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Complex and not so Complex

May 18, 2012 - John Stack
It doesn’t get much simpler in Economics than supply and demand. If demand of a product exceeds the supply of a product, the price goes up. But if supply goes up, and demand stays the same, price goes down. We have seen this on a very macro stage with oil. OPEC has used this simple model for decades. Basically, the idea behind OPEC would be to limit the amount of oil in order to keep oil prices higher. Now lets look at some misbegotten beliefs about exporting coal.

One thing abouCt the increased price of oil, and the inelasticity of demand (for the most part) for oil is the greater amount spent on finding newer oil reserves to increase the supply of oil to meet demand. This is essentially the equation MR=MC (Marginal costs =Marginal returns) – This is the point of which producers try to hit – where the price to produce one more unit costs more than their return for that unit. Now, in 2010 the US exported 81 million tons of coal (from the US Energy Information Administration). Most of it (about 47%) is sold to Europe, and about 21% is sent to Asia (unlike the info from an unnamed blogger on ADE). In fact less than ½ of 1% of coal produced in the US goes to China and their lower emission standards. Regardless. If more coal was used in the US (US produced 1.085 billion tons of coal in 2010, and used 1.048 billion tons – we actually imported 19 million tons) would less coal be exported to foreign countries? Some posit that this coal that is exported is loaded onto big gas guzzling freighters, shipped across the ocean and then loaded onto big trains causing a whole lot more emissions. If we used more coal, we wouldn’t export this coal saving us precious emissions right? In what backward world would that be true? Why would US coal producers choose to not export coal to foreign countries? The EU and Asia still need the coal. They wouldn’t STOP using coal, they would need to get it somehow. Basic economics tells you that the supply of coal in the US would increase. There would be an increase in demand. This would cause an increase in price. The increase in price would move the point of the MR=MC line to a higher price point.

The idea that burning more coal in the US would somehow help in world emissions is a preposterous proposition. Burning more coal in the US- be it through more ‘clean ‘ plants would have this direct affect – more coal would be mined causing greater emissions. The easiest coal has all ready been taken. Therefore new coal supplies are in more and more remote places, and more environmentally sensitive areas. The net effect of exports on emissions surely wouldn’t be lower emissions.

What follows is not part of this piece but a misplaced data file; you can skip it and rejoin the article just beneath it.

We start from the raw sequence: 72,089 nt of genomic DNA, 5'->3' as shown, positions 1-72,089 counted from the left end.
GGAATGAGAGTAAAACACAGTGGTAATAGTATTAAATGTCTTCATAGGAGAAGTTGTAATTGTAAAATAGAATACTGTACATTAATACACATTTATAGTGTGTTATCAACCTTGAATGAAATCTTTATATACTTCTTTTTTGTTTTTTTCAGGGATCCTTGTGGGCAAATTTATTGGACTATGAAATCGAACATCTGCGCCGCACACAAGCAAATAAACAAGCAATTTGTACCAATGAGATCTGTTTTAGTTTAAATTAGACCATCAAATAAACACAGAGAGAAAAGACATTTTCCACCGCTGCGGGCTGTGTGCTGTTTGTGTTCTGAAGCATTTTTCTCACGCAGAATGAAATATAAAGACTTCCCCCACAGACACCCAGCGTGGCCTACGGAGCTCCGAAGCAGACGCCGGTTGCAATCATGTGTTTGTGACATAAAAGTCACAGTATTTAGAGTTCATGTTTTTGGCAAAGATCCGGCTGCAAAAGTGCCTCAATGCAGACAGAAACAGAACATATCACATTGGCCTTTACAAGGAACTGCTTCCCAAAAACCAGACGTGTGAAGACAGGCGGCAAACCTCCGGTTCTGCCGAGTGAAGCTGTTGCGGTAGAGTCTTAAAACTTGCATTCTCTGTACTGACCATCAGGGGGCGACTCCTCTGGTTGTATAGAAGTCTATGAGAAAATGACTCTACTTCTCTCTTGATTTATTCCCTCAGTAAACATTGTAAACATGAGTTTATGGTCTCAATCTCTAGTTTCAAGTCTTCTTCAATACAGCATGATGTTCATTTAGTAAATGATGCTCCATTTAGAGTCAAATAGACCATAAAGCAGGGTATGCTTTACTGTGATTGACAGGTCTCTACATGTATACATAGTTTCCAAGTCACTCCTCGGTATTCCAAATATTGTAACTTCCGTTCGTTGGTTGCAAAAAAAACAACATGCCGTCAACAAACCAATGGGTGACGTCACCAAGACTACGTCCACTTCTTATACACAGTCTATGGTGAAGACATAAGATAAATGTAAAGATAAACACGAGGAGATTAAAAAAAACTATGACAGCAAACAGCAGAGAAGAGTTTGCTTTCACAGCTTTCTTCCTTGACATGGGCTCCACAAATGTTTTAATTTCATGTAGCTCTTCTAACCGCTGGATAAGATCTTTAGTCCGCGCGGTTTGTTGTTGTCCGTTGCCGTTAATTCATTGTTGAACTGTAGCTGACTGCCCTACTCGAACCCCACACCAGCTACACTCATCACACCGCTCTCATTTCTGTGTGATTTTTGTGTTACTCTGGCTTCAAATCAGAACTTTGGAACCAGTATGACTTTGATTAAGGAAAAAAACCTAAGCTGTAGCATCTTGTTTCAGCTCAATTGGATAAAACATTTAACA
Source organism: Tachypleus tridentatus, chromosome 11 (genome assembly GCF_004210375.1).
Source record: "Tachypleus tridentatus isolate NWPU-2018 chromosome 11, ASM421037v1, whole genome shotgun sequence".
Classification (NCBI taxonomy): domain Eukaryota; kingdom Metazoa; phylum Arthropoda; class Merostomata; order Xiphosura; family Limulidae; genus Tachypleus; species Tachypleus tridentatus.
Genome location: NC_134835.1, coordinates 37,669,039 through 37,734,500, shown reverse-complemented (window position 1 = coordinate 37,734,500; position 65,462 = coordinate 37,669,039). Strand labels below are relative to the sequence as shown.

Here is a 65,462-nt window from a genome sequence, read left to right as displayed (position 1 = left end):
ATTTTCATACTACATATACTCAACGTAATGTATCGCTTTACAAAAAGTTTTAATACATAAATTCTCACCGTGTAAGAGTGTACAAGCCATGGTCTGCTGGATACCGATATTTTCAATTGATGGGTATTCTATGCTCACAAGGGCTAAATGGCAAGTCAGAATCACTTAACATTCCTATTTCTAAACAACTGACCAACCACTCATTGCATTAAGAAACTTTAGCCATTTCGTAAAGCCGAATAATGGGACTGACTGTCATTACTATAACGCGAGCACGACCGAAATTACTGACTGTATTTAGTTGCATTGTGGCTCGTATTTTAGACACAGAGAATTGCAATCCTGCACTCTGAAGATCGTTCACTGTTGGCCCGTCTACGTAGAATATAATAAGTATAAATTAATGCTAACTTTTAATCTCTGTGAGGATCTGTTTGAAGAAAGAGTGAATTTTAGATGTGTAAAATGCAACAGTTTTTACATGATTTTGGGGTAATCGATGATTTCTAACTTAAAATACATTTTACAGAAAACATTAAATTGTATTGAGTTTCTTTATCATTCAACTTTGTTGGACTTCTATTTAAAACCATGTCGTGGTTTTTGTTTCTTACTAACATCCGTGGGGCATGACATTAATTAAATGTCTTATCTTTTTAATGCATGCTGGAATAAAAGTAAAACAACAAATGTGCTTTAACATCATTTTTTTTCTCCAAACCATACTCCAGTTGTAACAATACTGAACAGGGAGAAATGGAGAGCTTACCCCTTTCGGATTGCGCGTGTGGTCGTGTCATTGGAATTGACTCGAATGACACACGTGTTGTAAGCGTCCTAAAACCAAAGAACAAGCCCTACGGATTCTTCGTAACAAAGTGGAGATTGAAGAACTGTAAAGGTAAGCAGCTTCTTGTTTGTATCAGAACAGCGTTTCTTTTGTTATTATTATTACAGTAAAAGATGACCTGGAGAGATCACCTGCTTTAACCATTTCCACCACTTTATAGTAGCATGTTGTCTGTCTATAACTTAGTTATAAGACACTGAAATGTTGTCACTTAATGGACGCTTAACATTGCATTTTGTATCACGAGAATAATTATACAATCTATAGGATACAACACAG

Yet the coal/oil proponents try newer and more ideologically and ridiculous arguments. ‘Wind is far too unreliable’. Really? Just the opposite is actually true. When a coal power plant goes down, there is no energy coming from the coal plant. If there are 60 turbines in a grid, if one goes down, the loss is less than 1%, rather than 100 percent. ‘But the wind doesn’t always blow’. True. But, over the course of a year, and over the whole US, it DOES stay pretty even year to year. If New York is having a low wind speed period, often some other places such as Iowa has higher than average wind output. The more turbines that are built, the variability as a whole only decrease. If all the power was coming from JUST the Tug Hill Plateau, there would be incredible variability. With tens of thousands of turbines, the reliability of the wind, and of wind power is actually greater than that of coal. Plus, wind generation facilities also have huge storage capacities so that when the wind isn’t blowing , there is still power available to the grid.

How about ‘the sun does go down every day’. This one fails even a cursory laugh test. If in a one month cycle, a solar power facility can produce 100 MW of power for 10 cents per unit and it cost a coal plant 15 cents per unit for 100MW of power, why would the amount of time the sun being out make any difference in the economics of the plan? If one type of energy is 5 times as efficient as another, but is only operable 50% of the time, that is still 2.5 times as efficient overall. No one investing money would choose the least efficient method.

The only cogent arguments (which are ignored by the Fox News viewership) are probably ignored because it is too complex to understand. Saying ‘wind doesn’t always blow’ or ‘the sun goes down every night’ may be true statements, and you can fool some of the people, they are completely invalid arguments. The arguments we should be having are ‘ are the health cost/benefits worth it if the power is cheaper’. Can wind or solar power be economically feasible without government subsidies? ‘Is the future security of the US better served by weaning us off foreign oil and moving towards alternate energy?’ Specious and ideological arguments should have no standing here. Most of this is fact, not opinion (such as how much coal we export, where we export it, and the like).


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